Divorce under Muslim law is governed by Muslim Marriages act, 1939. The divorce under this act can take place under two circumstances, my wife and my husband. When a wife wants the divorce, she can do the same in three ways, namely, Talaq-i tafweez, Lian, Dissolution of Muslim marriage act, also known as the Judicial Divorce. When the husband wants divorce, he can do the same in various ways, like, Talaq-i-Sunnat, Talaqi-Biddat, Talaq-i-Husan, Talaq-i-Ahasan, Ila, and Zihar, as known as Extra Judicial Divorce.
Need for the establishment of both the Laws:
The purpose of making the laws is not to force something on the society; its main function is to regulate the social, political, cultural behavior of the society for better functioning and working of the society. Both the Hindu and Muslim laws are essential in the better working of the society. This is just a matter of belief on own religion, which makes one law different from the other in a matter of working. It just makes society diverse and we get to see different rituals, practices, and many other things in society. Belief is very heart touching, if one even tries to dissolve or enter and dissolve an individual’s beliefs, the matter is going to be worse. Just consider a situation, when a person (people call him/her atheist) come and try to come and tries to convince you that God doesn’t exist, don’t believe in them. I need not tell, what further the person is going to do. So, we should respect the belief of others to get respect for our beliefs.
Hindu and Muslim law are different in the law that, Hindu law doesn’t allow the practice of polygamy and has abolished it, but at the same time, Muslim law allows polygamy and is even in the present practice. Hindu law allows adoption whereas at the same time Muslim law doesn’t. Hindu law is a codified law but Muslim law is not a codified law. Under the Hindu law, there lies a concept of the separate and ancestral property whereas, under the Muslim law, there is a concept of only joint and single property. Hindu law is governed by the Hindu Succession Act, 1956, whereas Muslim law is governed by the Muslim Shariat Law Act, 1937.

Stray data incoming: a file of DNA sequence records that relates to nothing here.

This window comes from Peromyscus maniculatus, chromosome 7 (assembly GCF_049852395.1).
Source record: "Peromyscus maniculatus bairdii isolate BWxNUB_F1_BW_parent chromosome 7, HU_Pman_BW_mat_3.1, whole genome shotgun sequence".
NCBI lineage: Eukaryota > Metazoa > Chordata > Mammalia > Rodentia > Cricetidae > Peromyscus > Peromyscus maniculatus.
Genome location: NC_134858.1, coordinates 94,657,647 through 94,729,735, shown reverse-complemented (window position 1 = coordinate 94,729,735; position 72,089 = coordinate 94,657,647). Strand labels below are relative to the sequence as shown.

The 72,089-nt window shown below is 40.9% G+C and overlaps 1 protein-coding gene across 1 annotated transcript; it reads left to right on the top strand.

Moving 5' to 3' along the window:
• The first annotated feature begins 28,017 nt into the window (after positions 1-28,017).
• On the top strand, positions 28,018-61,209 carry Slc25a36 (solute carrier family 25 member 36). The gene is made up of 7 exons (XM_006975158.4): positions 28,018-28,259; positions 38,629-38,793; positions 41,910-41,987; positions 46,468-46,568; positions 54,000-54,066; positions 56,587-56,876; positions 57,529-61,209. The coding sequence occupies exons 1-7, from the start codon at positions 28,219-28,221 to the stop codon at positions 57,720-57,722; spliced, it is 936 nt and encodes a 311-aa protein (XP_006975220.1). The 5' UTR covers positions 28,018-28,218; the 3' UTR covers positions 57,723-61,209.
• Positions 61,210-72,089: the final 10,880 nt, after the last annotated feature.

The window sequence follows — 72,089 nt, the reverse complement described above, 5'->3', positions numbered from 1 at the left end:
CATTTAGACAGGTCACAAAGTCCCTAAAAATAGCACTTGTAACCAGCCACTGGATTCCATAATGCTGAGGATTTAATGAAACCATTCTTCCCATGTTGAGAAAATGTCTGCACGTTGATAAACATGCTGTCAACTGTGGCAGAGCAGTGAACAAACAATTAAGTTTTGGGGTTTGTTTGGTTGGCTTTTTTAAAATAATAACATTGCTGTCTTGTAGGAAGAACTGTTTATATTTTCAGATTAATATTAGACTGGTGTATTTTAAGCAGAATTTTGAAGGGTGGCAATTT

Meaning of UCC under Article 44 of the Indian Constitution:
Article 44 of the Indian Constitution states that “The state shall endeavor to secure for the citizens a uniform civil code throughout the territory of India”. People get to understand this provision as all the citizens of the country should be governed with a common set of rules and to replace the personal laws, like Hindu and Muslim law, with a common rule which will be followed by every citizen. This misconception has created a vast debate over this provision. The time has come to amend and make it clear the real meaning of this provision. This provision means that people from the same religion, culture, or same varieties or belonging to the same place or common diversity should be treated equally in some cases, or the same type of people should be treated in an equal sense. This provision doesn’t say all the Muslims or even all the Hindus to follow other religions. It will be then as same as giving a treatment of cancer to a diabetes patient, which will seriously be a bullshit idea. So, goes the same in this case of provisions of Article 44 of the Indian Constitution. It tells to treat the particular type of people in a particular war, just that much.
Implementation of UCC in both the Hindu and Muslim law:
So far, we have discussed the Hindu and Muslim law, its need, about UCC and now come the final and conclusion part. As we have already discussed the meaning of UCC saying to treat a particular type of people in a particular way so that it doesn’t hinder the right of anyone and also helps in the better functioning of the society. And personal laws like Hindu and Muslim law is based on personal belief. So, if Uniform Civil Code is applied here, it will just mean that people belonging to a particular religion or having the same belief and faith which don’t hinder the belief and rights of another should be treated similarly and no difference should be made on manmade differences. And UCC don’t even force the people of one religion to change their religion and behave in a particular way. Yes, the provision stated under Article 44 indeed needs to be amended so as it could clarify the thing stated above. So that it doesn’t create any confusion or chaos ahead. After the implementation of UCC in both the personal laws, people belonging to a particular religion and following a particular law would be treated alike.